Supply Chain and Transport

From Model T to EV: a short history of motor vehicle manufacturing

A worker moves a new Audi R8 car body in the automotive welding and assembly lines hall of the German car manufacturer's plant in Neckarsulm July 3, 2013.   REUTERS/Michaela Rehle (GERMANY - Tags: TRANSPORT BUSINESS) - BM2E97516CC01

Ford created the mass-produced motor vehicle industry – and now, EVs are changing it. Image: REUTERS/Michaela Rehle

Sean Fleming
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You can have any colour you like – as long as it’s black. That’s how Henry Ford is said to have explained the way his mass-manufacturing processes brought affordable, standardized motoring to the American masses.

Ford pioneered the assembly line model of car production still used today. A vehicle travels from one end of the assembly line to the other, with parts and components added along the way. Ford saw this as the best way to produce a high number of cars at the lowest possible cost. It led to the development of the Model T, which was produced from 1908 to 1927 and made car ownership a possibility for many more people.

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More than 10 years before Ford’s standardized approach, German engineer Karl Benz created the first motor car. It was a two-seater with just three wheels, but it is generally considered to be the first of its kind.

Since those early days, motor cars have become a global phenomenon – and a global industry.

As some of Europe’s best-known brands look to join forces with the planned merger of Fiat Chrysler Automobiles (FCA) and Groupe PSA, here’s a quick look at the history of global car production.

Henry Ford gets behind the wheel of a Model T
Henry Ford gets behind the wheel of a Model T Image: Ford Motor Company
From once upon a time to just in time

Ford democratized car ownership by keeping manufacturing costs low enough to produce a lot of affordable vehicles. His assembly line would be the blueprint for the industry – until the next significant wave of change, which came from Japan.

In the 1970s, Toyota introduced the world to "just in time," or JIT. As much a philosophy as it is a production model, JIT was established by Taiichi Ohno, who became known as the father of JIT.

At its heart, JIT is all about reducing waste – all waste, from eliminating production defects to using materials efficiently to cutting down on the amount of time spent waiting or transporting goods. It works by connecting otherwise separate parts of an organization, including people, production plants and processes. JIT has been at the heart of the continued growth of car sales and car ownership.

The steady rise of car production in the 21st century
The steady rise of car production in the 21st century Image: Statista

By forecasting how many units will be made and when, the right number of parts and materials arrive at an appointed time and are used immediately. The approach makes transport and logistics more efficient while reducing excess stock. It also empowers individual workers to point out problems and make sure they are addressed promptly.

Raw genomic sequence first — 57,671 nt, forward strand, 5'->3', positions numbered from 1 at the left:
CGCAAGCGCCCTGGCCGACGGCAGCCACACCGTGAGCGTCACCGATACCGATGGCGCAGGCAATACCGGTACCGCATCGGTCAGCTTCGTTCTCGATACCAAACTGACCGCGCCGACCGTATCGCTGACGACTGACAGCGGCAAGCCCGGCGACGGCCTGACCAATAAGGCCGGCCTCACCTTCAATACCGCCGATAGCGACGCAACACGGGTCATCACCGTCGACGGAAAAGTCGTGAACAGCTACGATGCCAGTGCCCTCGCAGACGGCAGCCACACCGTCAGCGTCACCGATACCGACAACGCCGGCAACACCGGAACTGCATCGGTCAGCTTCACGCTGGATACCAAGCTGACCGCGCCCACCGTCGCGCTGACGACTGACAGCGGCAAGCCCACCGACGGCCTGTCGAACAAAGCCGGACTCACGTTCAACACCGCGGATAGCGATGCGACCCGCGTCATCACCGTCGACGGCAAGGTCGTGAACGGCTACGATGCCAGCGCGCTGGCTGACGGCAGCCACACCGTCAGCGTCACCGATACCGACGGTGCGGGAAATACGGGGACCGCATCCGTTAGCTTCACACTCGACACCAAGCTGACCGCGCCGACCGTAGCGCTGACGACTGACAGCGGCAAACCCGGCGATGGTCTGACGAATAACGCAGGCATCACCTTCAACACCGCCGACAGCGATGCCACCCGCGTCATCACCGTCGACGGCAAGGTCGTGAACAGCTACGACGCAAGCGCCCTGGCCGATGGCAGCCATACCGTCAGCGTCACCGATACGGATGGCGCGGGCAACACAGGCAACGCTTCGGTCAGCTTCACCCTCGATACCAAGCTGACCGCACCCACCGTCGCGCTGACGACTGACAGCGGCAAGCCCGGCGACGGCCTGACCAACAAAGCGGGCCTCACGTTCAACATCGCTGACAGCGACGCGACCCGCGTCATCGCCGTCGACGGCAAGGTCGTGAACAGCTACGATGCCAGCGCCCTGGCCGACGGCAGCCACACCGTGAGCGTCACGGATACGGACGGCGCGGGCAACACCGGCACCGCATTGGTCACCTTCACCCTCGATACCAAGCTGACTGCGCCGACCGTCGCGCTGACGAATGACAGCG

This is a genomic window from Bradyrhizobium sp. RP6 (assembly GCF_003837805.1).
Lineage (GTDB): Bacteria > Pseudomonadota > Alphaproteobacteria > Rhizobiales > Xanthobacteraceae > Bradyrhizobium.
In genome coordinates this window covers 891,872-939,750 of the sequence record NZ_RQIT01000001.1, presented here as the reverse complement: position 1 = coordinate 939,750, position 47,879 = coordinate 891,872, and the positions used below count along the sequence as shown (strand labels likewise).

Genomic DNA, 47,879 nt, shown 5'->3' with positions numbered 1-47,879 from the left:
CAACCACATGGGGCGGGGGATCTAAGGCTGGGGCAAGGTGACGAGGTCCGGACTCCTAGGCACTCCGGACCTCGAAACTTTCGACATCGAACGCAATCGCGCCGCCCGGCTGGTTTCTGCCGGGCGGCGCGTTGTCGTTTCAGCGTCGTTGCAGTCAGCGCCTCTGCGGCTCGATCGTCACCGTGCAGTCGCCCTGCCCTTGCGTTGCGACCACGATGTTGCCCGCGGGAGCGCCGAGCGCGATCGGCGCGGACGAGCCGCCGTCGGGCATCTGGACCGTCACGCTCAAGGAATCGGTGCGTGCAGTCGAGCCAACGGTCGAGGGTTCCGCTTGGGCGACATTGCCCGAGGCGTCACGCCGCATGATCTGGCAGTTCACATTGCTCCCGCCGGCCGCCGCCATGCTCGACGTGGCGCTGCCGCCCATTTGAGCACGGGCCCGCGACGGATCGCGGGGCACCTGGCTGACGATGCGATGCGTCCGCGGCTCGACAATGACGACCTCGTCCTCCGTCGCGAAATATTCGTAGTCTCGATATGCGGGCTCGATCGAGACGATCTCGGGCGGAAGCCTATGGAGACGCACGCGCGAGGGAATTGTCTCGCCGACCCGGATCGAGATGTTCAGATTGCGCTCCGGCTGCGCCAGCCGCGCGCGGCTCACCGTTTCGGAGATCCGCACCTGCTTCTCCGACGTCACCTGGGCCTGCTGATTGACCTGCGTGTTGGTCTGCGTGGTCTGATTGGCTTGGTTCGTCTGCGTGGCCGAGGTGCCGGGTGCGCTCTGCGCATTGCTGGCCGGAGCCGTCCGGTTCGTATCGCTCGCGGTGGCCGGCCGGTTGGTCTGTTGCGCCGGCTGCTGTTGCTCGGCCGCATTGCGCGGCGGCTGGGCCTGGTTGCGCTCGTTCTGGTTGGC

The JIT approach allows car makers’ to focus on finding economies of scale, streamlining processes and cutting back on all but the most necessary resources. And that's led to many mergers and acquisitions, with several car brands being passed from one owner to another over the years.

The planned merger of FCA with PSA (which owns Citroen, Opel, and Peugeot) will create a global business valued at around $48.3 billion. If vehicle production numbers remain constant, it will be one of the world’s largest car manufacturers, with economies of scale and shared resources helping propel its ambitious cost-reduction plans.

Much of Fiat’s heritage is built on Italian design
Much of Fiat’s heritage is built on Italian design Image: Fiat Chrysler Automobiles
Time for change

From Karl Benz to the present day, the car as we know it has been powered by an internal combustion engine, which burns petrol or diesel to propel the vehicle and produces exhaust fumes.

But that is changing. From self-charging and plug-in hybrids to fully electric cars, the internal combustion engine’s days are numbered. According to the International Energy Agency, sales of electric cars almost doubled in 2018. All the major car brands now offer electric vehicles and some, like Tesla, are electric only.

Volkswagen has committed to invest around $33 billion in the electrification of its vehicle portfolio and plans to produce 70 different electric models. It has also been converting an entire manufacturing plant to a dedicated electric facility.

The Trabant has become an icon
The Trabant is iconic Image: PUBLIC DOMAIN

The factory, in the town of Zwickau, once built the iconic Soviet-era Trabant, which was the most commonly driven vehicle in former East Germany. Waiting lists for a Trabant could be several years long.

Looking to the future, Deloitte predicts 2022 will be a “tipping point.” That’s the year the consulting firm expects we will see parity between the cost of electric and conventional cars. And Germany could find itself at the centre of this burgeoning electric car industry, following the announcement by Elon Musk that Tesla will build its first European factory in Berlin.

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Supply Chain and TransportEconomic ProgressEnergy Transition
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